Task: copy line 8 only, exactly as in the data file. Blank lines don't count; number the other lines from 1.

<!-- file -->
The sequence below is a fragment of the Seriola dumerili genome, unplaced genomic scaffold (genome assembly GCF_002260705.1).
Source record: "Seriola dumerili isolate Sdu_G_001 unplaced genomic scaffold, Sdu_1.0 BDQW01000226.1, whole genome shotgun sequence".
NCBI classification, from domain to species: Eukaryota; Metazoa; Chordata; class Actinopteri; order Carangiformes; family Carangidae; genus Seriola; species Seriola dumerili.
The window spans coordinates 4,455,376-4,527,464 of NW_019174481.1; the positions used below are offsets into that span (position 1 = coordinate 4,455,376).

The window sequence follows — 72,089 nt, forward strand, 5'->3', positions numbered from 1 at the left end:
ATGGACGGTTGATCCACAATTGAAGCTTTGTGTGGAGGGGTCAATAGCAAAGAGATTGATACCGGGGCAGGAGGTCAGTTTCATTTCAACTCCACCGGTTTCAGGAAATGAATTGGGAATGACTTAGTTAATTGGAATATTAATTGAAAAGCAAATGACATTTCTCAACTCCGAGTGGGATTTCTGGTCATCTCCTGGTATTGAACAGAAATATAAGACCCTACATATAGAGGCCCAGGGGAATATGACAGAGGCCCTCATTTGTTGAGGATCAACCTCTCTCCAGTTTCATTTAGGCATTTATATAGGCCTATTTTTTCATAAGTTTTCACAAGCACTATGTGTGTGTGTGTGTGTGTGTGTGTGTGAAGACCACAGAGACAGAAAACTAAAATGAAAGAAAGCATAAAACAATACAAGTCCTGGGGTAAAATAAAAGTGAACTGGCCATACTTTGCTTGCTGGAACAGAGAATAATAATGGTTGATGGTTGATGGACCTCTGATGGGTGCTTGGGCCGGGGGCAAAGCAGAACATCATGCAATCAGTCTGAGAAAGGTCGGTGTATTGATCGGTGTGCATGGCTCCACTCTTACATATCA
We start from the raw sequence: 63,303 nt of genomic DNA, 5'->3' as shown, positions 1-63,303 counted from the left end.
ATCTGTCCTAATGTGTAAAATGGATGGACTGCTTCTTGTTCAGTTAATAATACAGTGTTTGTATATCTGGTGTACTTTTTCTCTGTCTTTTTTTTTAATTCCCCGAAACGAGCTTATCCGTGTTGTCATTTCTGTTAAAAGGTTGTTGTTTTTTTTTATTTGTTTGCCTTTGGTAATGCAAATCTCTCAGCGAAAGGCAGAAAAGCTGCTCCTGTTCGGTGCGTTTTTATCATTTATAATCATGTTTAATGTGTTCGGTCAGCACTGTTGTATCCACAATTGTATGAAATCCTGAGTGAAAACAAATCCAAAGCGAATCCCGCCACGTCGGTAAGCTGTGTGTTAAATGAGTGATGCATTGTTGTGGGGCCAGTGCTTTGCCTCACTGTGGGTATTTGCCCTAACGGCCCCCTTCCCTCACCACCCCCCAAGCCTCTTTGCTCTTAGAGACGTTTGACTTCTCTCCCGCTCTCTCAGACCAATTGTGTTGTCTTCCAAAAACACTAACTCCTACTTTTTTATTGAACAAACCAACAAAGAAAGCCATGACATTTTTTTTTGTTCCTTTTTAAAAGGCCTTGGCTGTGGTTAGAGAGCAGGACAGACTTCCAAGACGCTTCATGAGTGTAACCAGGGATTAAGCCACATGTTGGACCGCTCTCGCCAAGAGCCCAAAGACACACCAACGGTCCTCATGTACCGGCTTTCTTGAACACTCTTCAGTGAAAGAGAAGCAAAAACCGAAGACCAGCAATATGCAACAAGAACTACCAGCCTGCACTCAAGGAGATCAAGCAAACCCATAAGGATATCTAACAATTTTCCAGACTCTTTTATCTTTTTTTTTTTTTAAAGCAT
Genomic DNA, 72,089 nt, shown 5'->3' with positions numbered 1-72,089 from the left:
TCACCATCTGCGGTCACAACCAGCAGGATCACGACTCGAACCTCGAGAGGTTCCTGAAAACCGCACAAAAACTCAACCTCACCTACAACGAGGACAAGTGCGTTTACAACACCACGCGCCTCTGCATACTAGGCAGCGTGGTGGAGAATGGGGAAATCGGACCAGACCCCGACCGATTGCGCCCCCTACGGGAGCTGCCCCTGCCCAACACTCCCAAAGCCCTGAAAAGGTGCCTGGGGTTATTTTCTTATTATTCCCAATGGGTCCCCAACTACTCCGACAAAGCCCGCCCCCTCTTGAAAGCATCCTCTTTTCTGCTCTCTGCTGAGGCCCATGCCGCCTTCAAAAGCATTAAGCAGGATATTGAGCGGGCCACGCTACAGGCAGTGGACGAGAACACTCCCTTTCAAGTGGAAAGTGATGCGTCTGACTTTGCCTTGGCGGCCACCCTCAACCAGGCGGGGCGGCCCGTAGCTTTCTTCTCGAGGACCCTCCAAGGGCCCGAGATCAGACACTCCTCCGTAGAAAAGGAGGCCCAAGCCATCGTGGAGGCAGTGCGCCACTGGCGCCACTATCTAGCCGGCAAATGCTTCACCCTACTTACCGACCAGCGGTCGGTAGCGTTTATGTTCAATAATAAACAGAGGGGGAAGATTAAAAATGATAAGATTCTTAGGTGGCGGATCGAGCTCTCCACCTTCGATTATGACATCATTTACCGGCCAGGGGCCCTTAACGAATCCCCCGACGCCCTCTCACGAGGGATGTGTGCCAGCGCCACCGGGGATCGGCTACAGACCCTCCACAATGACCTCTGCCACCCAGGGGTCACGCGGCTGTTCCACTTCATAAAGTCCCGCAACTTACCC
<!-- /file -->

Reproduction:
ATCTGTCCTAATGTGTAAAATGGATGGACTGCTTCTTGTTCAGTTAATAATACAGTGTTTGTATATCTGGTGTACTTTTTCTCTGTCTTTTTTTTTAATTCCCCGAAACGAGCTTATCCGTGTTGTCATTTCTGTTAAAAGGTTGTTGTTTTTTTTTATTTGTTTGCCTTTGGTAATGCAAATCTCTCAGCGAAAGGCAGAAAAGCTGCTCCTGTTCGGTGCGTTTTTATCATTTATAATCATGTTTAATGTGTTCGGTCAGCACTGTTGTATCCACAATTGTATGAAATCCTGAGTGAAAACAAATCCAAAGCGAATCCCGCCACGTCGGTAAGCTGTGTGTTAAATGAGTGATGCATTGTTGTGGGGCCAGTGCTTTGCCTCACTGTGGGTATTTGCCCTAACGGCCCCCTTCCCTCACCACCCCCCAAGCCTCTTTGCTCTTAGAGACGTTTGACTTCTCTCCCGCTCTCTCAGACCAATTGTGTTGTCTTCCAAAAACACTAACTCCTACTTTTTTATTGAACAAACCAACAAAGAAAGCCATGACATTTTTTTTTGTTCCTTTTTAAAAGGCCTTGGCTGTGGTTAGAGAGCAGGACAGACTTCCAAGACGCTTCATGAGTGTAACCAGGGATTAAGCCACATGTTGGACCGCTCTCGCCAAGAGCCCAAAGACACACCAACGGTCCTCATGTACCGGCTTTCTTGAACACTCTTCAGTGAAAGAGAAGCAAAAACCGAAGACCAGCAATATGCAACAAGAACTACCAGCCTGCACTCAAGGAGATCAAGCAAACCCATAAGGATATCTAACAATTTTCCAGACTCTTTTATCTTTTTTTTTTTTTAAAGCAT